On 17 April 2023, Non-Governmental Organisations were protesting in Commissioner Street, Johannesburg to voice out their displeasure at the Department of Social Development cutting the funding for the NGOs. Reports say the people working in the organisations that were protesting were very angry and wanted immediate answers.
NGOs are working hand in hand with the government by, among other things, providing support for orphaned and vulnerable children (OVCs). Now this raises questions whether the government is shifting focus to something else that will benefit the OVCs or it is shifting funds to something that is not connected to OVCs nor interested in their sustainability and operations.
The Premier of Gauteng, Panyaza Lesufi, was asked why the DSD is cutting funding for NGOs during a radio interview. Lesufi responded saying that there was confusion, going on to say the DSD was confused. According to some reports, the NGOs received letters clearly stating that there will be funding reductions. NGOs think this shows a lack of accountability, responsibility, abuse of power, and a lack of common understanding that dominates the systems and procedures in where decisions impacting the working class and underprivileged communities are taken.
The DSD is ensuring that the poor remain poor. The cutting of funds goes as far as cutting the livelihoods of those that benefit from these NGOs. Firstly, there are children that are extremely vulnerable and are relying on a fully financed and resourceful NGO to get an early supper, clothes, to engage with other children; to have psychological support, learn and discover their talents, and most importantly to be moved away from bad habits common in the communities, like substance abuse, crime, theft, rape and so on.
EPWP workers who volunteer in these organisations come from vulnerable homes, others from youth-headed households battling to make ends meet with the stipend received. The stipend cut will leave the volunteers with non-liveable amounts leading to a cut in monthly groceries. Workers cannot purchase everything they need and cannot provide support for siblings’ schooling and transport costs. the situation also has impact on the high rate of unemployment because since stipends cannot be paid anymore, some staff face retrenchment.
The HIV/AIDS statistics are also heading to the top as many go hungry and resort to sleeping with older men for food security, crime increases as people resort to stealing. Hunger leads to malnutrition.
26-year-old Motshidisi Motloung who worked at PUSH, an NGO, for over two years says it is a drastic change and terror for the NGOs. She starts off by saying it has been difficult to adjust to the new change, “I have anxiety and stress every morning when I go to work because it just might be my last day. I am the breadwinner at home my parents are old, so they are relying on me for the household needs. What is happening with [the] Department of Social Development is affecting me financially as I must cut on grocery expenditure and personal expenditure. Food consumes my whole stipend; I cannot even purchase medication nor save money for unforeseen circumstances. I foresee closure and I worry about how my family, and I will survive because there is a scarcity of jobs as well.”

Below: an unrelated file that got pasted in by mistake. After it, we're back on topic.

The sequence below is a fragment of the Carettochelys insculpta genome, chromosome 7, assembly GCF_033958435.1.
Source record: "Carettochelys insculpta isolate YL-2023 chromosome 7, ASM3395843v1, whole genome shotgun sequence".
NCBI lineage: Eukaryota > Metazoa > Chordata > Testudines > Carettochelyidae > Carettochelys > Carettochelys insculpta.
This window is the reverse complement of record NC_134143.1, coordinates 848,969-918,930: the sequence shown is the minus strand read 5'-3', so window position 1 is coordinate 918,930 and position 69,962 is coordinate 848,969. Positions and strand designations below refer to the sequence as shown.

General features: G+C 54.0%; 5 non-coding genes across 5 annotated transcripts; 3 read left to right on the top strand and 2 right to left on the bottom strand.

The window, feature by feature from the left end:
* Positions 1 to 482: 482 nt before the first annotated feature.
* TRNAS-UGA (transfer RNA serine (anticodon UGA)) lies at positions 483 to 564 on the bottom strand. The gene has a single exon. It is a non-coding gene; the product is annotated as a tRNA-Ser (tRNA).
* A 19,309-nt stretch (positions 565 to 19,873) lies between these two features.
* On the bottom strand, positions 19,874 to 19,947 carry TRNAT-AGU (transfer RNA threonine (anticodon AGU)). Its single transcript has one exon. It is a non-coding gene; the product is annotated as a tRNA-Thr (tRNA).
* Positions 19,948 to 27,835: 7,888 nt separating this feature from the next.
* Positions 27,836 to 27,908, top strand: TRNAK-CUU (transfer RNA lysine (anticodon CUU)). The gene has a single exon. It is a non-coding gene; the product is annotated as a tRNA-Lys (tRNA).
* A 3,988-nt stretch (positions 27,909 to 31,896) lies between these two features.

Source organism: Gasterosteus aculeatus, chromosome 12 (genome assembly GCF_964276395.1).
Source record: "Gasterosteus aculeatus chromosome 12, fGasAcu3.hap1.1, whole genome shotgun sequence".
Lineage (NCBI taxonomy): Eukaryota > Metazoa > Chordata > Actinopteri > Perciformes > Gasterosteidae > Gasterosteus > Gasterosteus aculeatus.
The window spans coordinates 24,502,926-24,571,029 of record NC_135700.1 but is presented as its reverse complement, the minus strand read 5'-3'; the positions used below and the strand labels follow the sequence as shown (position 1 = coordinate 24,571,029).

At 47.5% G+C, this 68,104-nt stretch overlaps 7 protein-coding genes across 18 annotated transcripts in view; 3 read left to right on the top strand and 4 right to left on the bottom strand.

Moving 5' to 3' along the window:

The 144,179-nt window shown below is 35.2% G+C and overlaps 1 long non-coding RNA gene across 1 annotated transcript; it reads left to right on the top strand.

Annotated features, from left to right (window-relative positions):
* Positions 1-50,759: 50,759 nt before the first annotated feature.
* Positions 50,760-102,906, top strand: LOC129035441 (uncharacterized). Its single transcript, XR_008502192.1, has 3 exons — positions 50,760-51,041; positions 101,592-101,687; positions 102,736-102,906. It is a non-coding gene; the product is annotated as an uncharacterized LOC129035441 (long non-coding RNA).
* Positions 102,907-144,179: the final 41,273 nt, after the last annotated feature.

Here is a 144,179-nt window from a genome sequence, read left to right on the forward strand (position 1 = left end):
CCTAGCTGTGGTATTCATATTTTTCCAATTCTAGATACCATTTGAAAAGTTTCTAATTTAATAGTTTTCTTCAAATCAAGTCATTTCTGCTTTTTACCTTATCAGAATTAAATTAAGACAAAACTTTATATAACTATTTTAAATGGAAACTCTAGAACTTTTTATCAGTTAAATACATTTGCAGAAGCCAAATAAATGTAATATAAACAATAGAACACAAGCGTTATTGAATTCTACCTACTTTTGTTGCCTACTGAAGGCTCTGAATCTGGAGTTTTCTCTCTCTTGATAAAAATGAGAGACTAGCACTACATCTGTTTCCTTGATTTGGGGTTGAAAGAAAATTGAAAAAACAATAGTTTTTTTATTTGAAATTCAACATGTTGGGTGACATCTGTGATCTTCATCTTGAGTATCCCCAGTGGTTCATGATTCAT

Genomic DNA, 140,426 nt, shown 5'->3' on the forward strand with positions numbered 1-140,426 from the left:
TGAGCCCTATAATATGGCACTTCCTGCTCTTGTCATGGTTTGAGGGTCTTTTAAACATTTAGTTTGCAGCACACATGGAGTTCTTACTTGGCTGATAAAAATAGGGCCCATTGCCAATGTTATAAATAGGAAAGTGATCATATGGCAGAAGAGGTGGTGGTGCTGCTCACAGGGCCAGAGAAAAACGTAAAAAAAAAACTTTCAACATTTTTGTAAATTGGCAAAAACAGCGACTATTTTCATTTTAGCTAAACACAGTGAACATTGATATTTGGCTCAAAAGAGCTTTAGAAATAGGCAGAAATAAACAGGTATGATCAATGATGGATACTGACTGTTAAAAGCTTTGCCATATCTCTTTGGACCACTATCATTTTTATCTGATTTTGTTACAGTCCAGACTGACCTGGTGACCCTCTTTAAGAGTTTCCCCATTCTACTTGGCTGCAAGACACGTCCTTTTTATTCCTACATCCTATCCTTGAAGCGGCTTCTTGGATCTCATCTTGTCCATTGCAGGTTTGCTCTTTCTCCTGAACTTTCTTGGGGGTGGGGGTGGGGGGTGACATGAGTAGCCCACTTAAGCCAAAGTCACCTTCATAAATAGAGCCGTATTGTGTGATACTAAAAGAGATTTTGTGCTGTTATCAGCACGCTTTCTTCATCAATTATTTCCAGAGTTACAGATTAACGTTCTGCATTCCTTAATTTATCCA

Cycles destroyed by NGOs are now recreated by the very government that created them in the first place. There are many underlying issues that this transition affects in terms of health, living conditions, and occupation. In terms of health underprivileged communities are headed right back to the conditions that make them vulnerable to sickness and diseases, which agreed with the Gluckman Commission which found that health services in South Africa are accessed by those with means to pay.
There is no improvement in the living conditions because crowding remains within these communities which induces a tendency toward teenage pregnancy underlied by poverty. As far as occupation is concerned, vulnerable people work hard for a non-liveable wage because decisions are taken by those in leadership that only want to feed themselves.
This article is an opinion piece submitted on 05 May 2023. The views expressed by the author do not necessarily reflect those of Karibu! Online or Khanya College. You may republish this article, so long as you credit the authors and Karibu! Online (www.Karibu.org.za), and do not change the text. Please include a link back to the original article.